Natural Stress Relief: the Olive Harvest in Dalmatia

Total Croatia News

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November 3, 2019 – Every Dalmatian has one eye on the olive grove in early November – and British sons-in-law are no exception. The natural stress relief of the olive harvest.

There are few finer things in life to be than a Dalmatinski Zet, or Dalmatian son-in-law. I have a legendary Punica, mother-in-law who takes great care of me as well as my wife and kids, and a hard-working father-in-law, or Punac, whose produce from the field has restored my faith in the quality of food after being raised on the fruit and veg of the supermarkets. 

My Punac has long ago given up on the hope that his British zet would be a man of the soil such as he is, and no demands are made of me, but there is one time of year that I try my very hardest to be available with the family – the olive harvest.  

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(Photo Taliah Bradbury)

In addition to all the other fresh goodness that comes daily from the family field, my Punac’s 80 olive trees provide the family with enough of this precious Mediterranean liquid gold to supply the family for the entire year, and often longer. When all four kids lived at home, cheap labour was abundant for the annual pick of in excess of two tons of olives a year.  

But as the kids flew the nest to university and then jobs and families elsewhere, the olive harvest became a little harder to coordinate in terms of assembling the workforce. All the kids have the harvest in mind, even if they cannot be there themselves. It is a trait I noticed in Dalmatians in Zagreb years ago – late Autumn meant olives, and successful business executives would head to the coast and islands and put on their work overalls to be at one with their olives. It is a serene atmosphere, and my daughter caught a little of the atmosphere in the video above (when she should have been picking…).

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 Three of the four siblings made it to the field for this year’s harvest, with the other trying to claim he was with us in spirit by sending a photo of him sitting eating an ice cream on the water in New Zealand while reading Total Croatia News. 

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And so to work. With a less reliable pool of workers than previously, there was a major change to the olive picking lineup last olive harvest, as my Punac introduced a machine to replace the previous hand-picking ‘technology’ which had ruled for generations. The two-pronged machine shook the branches gently, encouraging the olives to drop to the sheet on the ground.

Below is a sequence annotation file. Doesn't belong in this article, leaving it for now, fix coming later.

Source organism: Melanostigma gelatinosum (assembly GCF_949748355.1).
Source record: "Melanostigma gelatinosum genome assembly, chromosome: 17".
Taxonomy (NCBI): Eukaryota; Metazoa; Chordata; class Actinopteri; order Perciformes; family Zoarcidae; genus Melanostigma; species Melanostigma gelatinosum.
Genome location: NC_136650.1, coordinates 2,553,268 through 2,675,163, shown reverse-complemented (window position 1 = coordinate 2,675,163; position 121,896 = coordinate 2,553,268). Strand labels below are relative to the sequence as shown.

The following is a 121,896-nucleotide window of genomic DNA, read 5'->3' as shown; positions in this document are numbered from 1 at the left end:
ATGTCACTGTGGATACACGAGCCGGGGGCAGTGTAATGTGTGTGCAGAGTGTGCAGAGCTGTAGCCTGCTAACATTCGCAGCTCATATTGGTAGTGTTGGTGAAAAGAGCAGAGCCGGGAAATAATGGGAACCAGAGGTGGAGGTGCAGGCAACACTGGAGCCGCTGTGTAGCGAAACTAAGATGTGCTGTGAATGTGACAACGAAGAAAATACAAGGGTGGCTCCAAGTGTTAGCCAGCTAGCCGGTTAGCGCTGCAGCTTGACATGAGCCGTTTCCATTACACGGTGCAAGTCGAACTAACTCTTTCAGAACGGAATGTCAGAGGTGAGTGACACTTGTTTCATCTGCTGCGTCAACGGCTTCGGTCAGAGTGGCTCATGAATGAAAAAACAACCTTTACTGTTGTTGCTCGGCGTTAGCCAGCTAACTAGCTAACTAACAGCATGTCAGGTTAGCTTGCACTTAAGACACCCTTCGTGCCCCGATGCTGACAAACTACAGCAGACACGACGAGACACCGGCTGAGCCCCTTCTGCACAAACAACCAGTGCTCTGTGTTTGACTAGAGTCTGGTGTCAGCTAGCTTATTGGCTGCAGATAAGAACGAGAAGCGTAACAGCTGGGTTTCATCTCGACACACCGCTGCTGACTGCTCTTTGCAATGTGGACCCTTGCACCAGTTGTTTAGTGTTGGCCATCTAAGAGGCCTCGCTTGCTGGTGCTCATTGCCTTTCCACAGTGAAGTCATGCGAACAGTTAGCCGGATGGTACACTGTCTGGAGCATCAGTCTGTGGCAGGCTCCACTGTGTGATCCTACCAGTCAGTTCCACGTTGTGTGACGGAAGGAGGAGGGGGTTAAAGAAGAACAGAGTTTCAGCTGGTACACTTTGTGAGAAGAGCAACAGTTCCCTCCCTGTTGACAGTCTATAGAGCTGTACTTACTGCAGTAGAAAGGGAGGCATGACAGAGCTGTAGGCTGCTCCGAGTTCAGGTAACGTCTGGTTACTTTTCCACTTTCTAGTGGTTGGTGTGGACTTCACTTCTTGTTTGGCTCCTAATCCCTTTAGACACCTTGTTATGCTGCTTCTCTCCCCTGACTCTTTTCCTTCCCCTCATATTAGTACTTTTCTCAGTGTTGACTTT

Maybe it is not a technique for the purists, but it is very effective. Not all olives drop to the ground, of course, and an important component of the support workers is to hold the net high. This is as much as act of self-preservations against flying olives hurtling to your face as an attempt to capture all of the olives. Do some olives escape the net? Absolutely. Is the picking time considerably reduced? In a way you wouldn’t believe. What had been previously up to 2 weeks of picking was reduced to over two tons of olives in just over 3.5 days in early November sunshine. Final olive oil litre count is expected to be about 250 litres, more than acceptable. 

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Here is the bulk of the day’s olive harvest – we managed about 20 crates a day.  

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Peace. Tranquillity. Nature. Whatever your stresses elsewhere, you can leave them behind in the field. And the hand-picking technique is still required for trees which are less productive, as close to Nature as you can get. 

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The highlight of any olive harvest, apart from picking that final olive, comes at the end of the day – rostilj! the grill! 

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The quality of an olive harvest lives long in the memory when measured by the quality of the feast which follows, and in this regard, my Punac never disappoints. 

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An impressive seven kilos of fresh fish, with additional sardines, were served up with salad and wine from ingredients in the field. The simple Dalmatian lifestyle at its very finest. 

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The job complete, thoughts of a return to home to our regular lives. A division of oil for the parting family, and a sigh of relief that the olive harvest timing had been so perfect. Our 3.5 days of picking in the sun were replaced with rain the following morning.  

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And why limit yourself to the olive grove, when there is so much goodness in the family field? Boxes and boxes of mandarins were filled from the family trees, destination Zagreb and Varazdin. 

And so it came, the end of another olive harvest, and the ferry back to Split and onwards north. Thank you dear Punac and Punica, you are the best. Will see you in November 2020 in my finest olive picking attire.  


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